Seeking a new job may appear difficult. Lumberjacks can improve their job hunt by soliciting referrals from their network, contacting firms directly, using job search platforms, attending job fairs, leveraging social media, and contacting staffing agencies. Part-time work with three-month short-term contracts is rather prevalent. Despite the competitive nature of the field, there remains a desire for new entrants.
Lumberjacks are generally employed by:
- Government & Private Organisations In The Tree & Timber Industry
- Private Estates
- Local Authorities
- Conservation Organisations & Charities
- Forest Management Companies
Unions / Professional Organizations
Professional organizations and associations, such as The International Institute for Environment and Economic Development and The Lumberjack World Championships Foundation, are essential for Lumberjacks who want to further their professional development or connect with other professionals in their industry or occupation. Participation in one or more of these organizations adds value to your resume while strengthening your credentials and qualifications.
- Physically demanding work that requires considerable lifting, climbing, and other strenuous activities
- Constant hazards such as falling branches, vines, and rough terrains; dangers associated with chainsaws and other power equipment
- The need to commute long distances to work in primitive conditions if living in a sparsely populated area
- Extreme weather work conditions such as rain, snow, heat, and storms
- Relatively low pay scales and work instability
A high school graduation is usually sufficient to find work as a Lumberjack. However, associate degrees or certificates in forest technology from vocational or technical institutions and community colleges may help. A diploma or certificate in land and environment, forestry and arboriculture, horticulture, or land-based technology is also available.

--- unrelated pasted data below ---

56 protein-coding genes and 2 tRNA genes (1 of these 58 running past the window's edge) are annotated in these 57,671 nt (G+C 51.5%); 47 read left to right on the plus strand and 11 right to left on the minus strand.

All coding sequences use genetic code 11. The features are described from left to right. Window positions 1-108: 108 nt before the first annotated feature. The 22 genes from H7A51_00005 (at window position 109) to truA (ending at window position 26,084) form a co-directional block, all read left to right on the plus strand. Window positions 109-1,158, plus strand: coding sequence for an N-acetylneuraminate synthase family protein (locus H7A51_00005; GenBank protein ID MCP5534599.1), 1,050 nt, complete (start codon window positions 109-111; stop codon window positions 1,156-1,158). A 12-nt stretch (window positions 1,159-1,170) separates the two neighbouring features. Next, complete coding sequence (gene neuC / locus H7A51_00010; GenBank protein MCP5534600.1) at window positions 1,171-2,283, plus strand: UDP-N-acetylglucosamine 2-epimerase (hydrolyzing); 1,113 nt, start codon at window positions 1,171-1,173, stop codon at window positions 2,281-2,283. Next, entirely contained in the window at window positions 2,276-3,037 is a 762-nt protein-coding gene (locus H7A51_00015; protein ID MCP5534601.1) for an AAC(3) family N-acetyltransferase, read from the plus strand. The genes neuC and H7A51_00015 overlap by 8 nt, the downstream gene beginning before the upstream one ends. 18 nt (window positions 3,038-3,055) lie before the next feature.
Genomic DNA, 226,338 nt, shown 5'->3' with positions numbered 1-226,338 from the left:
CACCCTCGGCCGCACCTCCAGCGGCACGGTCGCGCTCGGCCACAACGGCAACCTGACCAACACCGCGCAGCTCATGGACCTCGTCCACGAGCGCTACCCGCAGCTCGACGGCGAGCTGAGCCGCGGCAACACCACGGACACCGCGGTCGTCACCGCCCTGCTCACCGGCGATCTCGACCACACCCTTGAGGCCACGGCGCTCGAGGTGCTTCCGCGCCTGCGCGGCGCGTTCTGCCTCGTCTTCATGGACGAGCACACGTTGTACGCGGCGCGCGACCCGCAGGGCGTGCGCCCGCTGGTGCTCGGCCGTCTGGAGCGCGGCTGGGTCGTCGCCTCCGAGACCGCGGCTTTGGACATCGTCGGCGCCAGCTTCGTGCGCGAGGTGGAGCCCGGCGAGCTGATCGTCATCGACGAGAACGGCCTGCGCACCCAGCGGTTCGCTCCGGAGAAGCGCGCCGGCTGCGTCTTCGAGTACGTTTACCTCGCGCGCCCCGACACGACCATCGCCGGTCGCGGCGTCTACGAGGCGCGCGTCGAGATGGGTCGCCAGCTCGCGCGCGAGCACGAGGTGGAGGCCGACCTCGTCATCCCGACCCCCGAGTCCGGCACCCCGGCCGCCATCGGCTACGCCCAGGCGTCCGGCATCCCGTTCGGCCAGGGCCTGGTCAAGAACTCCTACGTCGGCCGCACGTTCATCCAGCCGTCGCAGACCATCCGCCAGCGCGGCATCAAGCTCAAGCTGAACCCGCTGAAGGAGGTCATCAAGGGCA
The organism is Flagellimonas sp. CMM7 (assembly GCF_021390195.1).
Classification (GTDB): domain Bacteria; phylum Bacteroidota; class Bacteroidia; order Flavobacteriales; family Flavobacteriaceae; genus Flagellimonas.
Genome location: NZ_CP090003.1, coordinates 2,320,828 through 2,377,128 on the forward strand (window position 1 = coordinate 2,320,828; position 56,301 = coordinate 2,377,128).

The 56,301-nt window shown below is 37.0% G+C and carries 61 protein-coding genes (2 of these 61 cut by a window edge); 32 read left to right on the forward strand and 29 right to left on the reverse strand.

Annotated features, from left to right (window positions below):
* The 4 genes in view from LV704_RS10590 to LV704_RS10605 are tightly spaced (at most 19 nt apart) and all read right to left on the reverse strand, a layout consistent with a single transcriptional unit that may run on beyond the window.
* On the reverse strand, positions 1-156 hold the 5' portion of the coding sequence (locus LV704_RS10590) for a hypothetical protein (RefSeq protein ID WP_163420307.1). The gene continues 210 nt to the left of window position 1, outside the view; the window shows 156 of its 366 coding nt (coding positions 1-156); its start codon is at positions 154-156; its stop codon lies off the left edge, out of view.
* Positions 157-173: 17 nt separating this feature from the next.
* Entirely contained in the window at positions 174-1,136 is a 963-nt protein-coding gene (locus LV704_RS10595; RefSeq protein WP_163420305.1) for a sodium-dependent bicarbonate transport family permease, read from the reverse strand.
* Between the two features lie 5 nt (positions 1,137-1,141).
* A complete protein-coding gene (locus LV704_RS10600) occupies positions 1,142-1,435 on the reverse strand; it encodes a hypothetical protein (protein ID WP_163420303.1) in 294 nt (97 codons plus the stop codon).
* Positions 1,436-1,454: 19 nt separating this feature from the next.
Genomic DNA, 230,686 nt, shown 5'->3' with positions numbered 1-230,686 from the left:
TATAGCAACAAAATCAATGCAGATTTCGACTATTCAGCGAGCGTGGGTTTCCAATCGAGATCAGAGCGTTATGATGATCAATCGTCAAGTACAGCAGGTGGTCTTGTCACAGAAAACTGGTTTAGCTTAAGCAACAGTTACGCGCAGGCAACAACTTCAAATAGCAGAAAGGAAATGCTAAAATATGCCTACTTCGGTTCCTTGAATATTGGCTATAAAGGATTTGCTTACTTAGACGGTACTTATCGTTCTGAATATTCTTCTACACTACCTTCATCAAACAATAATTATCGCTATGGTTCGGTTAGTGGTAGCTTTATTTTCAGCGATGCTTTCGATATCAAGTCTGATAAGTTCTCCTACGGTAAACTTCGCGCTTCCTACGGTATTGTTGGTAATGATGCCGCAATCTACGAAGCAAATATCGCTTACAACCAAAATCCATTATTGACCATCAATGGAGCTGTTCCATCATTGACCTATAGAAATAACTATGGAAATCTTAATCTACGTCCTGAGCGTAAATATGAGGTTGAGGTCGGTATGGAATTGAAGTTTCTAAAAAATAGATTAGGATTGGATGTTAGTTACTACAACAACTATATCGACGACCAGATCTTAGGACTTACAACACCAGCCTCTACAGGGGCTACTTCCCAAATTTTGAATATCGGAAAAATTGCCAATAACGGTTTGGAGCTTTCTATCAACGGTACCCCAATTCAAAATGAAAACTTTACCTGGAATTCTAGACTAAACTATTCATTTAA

In some cases, an NVQ (National Vocational Qualification) in land-based operations, environmental conservation, forestry, or tree work, or a Certificate of Competence in chainsaw operations and environmental conservation will be useful.
In high school, emphasize physical education and carpentry/electrical shop.
Certifications, Licenses, and Registration
A Lumberjack’s proficiency in a skill set is demonstrated through work experience, training, and passing a test.
Certification from an impartial and reputable organization in healthcare and fire safety management, rigging equipment inspection, and mobile crane operation can help you stand out in a competitive employment market, boost your prospects of progression, and allow you to become an independent consultant.
Successful certification programs defend the public welfare by including a Code of Ethics.
Projected Career Map
Lumberjacks make their way up the ranks to become Works Supervisors, Forest Managers, or Foremen based on their performance, experience, and professional qualifications. It is also feasible to serve as a Forest Ranger, assisting forest wardens or conservation officers in wildlife care.
The best career possibilities are for candidates with an associate degree or certificate in forestry, appropriate certifications, and extensive related work experience.